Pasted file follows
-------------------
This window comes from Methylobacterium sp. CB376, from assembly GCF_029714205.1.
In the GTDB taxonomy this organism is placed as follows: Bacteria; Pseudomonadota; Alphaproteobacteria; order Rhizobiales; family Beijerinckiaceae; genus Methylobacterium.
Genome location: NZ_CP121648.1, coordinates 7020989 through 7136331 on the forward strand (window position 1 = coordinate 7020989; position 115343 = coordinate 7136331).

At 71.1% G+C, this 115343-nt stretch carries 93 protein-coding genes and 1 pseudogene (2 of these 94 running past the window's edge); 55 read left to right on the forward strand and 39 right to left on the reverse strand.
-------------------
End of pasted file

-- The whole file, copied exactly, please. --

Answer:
This window comes from Methylobacterium sp. CB376, from assembly GCF_029714205.1.
In the GTDB taxonomy this organism is placed as follows: Bacteria; Pseudomonadota; Alphaproteobacteria; order Rhizobiales; family Beijerinckiaceae; genus Methylobacterium.
Genome location: NZ_CP121648.1, coordinates 7020989 through 7136331 on the forward strand (window position 1 = coordinate 7020989; position 115343 = coordinate 7136331).

At 71.1% G+C, this 115343-nt stretch carries 93 protein-coding genes and 1 pseudogene (2 of these 94 running past the window's edge); 55 read left to right on the forward strand and 39 right to left on the reverse strand.